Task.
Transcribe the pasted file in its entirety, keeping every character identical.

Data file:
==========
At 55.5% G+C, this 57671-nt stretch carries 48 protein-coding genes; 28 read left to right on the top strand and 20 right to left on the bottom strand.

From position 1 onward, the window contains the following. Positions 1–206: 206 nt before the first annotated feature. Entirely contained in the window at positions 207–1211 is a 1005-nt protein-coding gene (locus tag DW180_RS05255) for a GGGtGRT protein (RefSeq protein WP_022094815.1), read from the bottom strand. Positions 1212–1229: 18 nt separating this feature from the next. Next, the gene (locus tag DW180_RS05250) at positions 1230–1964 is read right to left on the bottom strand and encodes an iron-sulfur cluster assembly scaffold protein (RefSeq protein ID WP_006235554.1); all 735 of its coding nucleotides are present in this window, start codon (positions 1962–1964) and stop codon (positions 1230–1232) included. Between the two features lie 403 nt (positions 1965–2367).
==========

At 55.5% G+C, this 57671-nt stretch carries 48 protein-coding genes; 28 read left to right on the top strand and 20 right to left on the bottom strand.

From position 1 onward, the window contains the following. Positions 1–206: 206 nt before the first annotated feature. Entirely contained in the window at positions 207–1211 is a 1005-nt protein-coding gene (locus tag DW180_RS05255) for a GGGtGRT protein (RefSeq protein WP_022094815.1), read from the bottom strand. Positions 1212–1229: 18 nt separating this feature from the next. Next, the gene (locus tag DW180_RS05250) at positions 1230–1964 is read right to left on the bottom strand and encodes an iron-sulfur cluster assembly scaffold protein (RefSeq protein ID WP_006235554.1); all 735 of its coding nucleotides are present in this window, start codon (positions 1962–1964) and stop codon (positions 1230–1232) included. Between the two features lie 403 nt (positions 1965–2367).